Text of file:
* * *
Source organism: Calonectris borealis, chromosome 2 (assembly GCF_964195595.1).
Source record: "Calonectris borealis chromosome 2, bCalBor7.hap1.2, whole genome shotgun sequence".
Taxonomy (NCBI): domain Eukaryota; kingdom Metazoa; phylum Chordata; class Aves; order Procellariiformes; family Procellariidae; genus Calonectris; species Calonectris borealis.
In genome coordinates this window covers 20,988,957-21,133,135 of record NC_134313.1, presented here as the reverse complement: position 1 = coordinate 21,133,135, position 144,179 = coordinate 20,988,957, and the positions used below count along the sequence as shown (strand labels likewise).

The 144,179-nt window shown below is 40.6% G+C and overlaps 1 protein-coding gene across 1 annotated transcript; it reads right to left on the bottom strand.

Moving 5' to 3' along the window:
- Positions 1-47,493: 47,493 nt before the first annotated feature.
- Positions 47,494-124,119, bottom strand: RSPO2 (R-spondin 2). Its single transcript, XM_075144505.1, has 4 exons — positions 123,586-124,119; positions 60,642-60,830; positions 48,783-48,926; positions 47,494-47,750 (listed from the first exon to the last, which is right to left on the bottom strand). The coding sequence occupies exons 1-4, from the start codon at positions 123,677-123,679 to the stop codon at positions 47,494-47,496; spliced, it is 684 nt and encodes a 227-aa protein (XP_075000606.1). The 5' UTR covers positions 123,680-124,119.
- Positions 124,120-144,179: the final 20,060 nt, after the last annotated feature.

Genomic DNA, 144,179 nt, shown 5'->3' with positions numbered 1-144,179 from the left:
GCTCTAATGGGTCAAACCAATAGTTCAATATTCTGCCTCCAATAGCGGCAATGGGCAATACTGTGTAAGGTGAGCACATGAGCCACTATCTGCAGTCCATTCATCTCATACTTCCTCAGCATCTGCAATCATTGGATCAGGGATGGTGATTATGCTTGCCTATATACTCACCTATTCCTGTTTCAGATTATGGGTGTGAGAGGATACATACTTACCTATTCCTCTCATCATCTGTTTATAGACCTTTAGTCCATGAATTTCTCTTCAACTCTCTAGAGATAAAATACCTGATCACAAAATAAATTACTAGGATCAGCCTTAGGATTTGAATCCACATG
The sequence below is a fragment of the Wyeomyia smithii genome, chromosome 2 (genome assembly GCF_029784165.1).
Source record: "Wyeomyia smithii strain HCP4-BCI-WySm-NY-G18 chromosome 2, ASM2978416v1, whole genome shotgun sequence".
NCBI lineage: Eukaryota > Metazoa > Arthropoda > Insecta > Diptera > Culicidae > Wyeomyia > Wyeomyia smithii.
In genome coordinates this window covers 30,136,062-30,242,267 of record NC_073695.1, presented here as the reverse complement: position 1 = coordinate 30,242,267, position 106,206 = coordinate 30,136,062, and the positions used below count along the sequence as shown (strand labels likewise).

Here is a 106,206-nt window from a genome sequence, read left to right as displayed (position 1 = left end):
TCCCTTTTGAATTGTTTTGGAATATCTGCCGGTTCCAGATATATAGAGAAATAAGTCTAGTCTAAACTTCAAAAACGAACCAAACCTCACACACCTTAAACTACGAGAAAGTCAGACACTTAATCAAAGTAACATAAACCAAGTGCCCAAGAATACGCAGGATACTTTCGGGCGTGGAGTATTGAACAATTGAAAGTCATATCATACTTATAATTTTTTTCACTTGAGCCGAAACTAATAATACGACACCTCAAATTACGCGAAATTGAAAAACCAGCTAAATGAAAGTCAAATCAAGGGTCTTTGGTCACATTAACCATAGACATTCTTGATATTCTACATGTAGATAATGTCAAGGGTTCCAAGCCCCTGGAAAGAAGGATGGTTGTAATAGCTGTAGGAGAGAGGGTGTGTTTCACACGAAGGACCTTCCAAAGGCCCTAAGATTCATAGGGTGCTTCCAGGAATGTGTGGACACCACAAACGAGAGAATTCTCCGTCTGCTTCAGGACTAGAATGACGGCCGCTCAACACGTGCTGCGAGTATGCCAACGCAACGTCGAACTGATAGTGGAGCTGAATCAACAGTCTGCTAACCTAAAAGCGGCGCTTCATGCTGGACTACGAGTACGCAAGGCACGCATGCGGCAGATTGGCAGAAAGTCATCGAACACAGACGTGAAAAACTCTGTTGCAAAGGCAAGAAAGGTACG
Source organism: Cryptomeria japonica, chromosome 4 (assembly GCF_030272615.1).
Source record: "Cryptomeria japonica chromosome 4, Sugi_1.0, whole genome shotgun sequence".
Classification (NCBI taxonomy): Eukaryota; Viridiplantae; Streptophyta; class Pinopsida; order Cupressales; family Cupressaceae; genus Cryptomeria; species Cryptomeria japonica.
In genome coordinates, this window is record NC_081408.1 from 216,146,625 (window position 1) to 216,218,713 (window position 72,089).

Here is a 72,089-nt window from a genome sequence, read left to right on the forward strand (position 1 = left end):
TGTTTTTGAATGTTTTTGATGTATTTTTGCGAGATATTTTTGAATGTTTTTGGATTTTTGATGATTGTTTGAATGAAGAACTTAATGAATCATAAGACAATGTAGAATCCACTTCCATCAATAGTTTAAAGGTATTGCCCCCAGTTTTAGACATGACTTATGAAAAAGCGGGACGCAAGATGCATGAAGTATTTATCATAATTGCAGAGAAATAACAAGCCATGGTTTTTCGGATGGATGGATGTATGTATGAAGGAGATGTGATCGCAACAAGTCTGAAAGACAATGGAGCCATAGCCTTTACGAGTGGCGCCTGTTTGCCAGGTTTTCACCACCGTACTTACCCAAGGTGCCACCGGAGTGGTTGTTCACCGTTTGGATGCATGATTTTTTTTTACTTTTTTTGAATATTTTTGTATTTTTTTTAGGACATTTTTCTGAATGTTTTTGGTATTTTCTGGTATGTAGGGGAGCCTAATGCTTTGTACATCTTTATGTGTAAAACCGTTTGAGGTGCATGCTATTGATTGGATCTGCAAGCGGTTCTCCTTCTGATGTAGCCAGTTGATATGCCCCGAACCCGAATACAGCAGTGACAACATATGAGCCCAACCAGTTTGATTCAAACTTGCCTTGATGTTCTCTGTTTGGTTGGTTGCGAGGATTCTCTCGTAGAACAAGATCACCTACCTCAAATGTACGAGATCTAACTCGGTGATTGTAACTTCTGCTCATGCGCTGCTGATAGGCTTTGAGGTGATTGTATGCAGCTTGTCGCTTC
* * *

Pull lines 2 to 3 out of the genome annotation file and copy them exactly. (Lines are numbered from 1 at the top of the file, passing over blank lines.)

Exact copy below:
Source record: "Calonectris borealis chromosome 2, bCalBor7.hap1.2, whole genome shotgun sequence".
Taxonomy (NCBI): domain Eukaryota; kingdom Metazoa; phylum Chordata; class Aves; order Procellariiformes; family Procellariidae; genus Calonectris; species Calonectris borealis.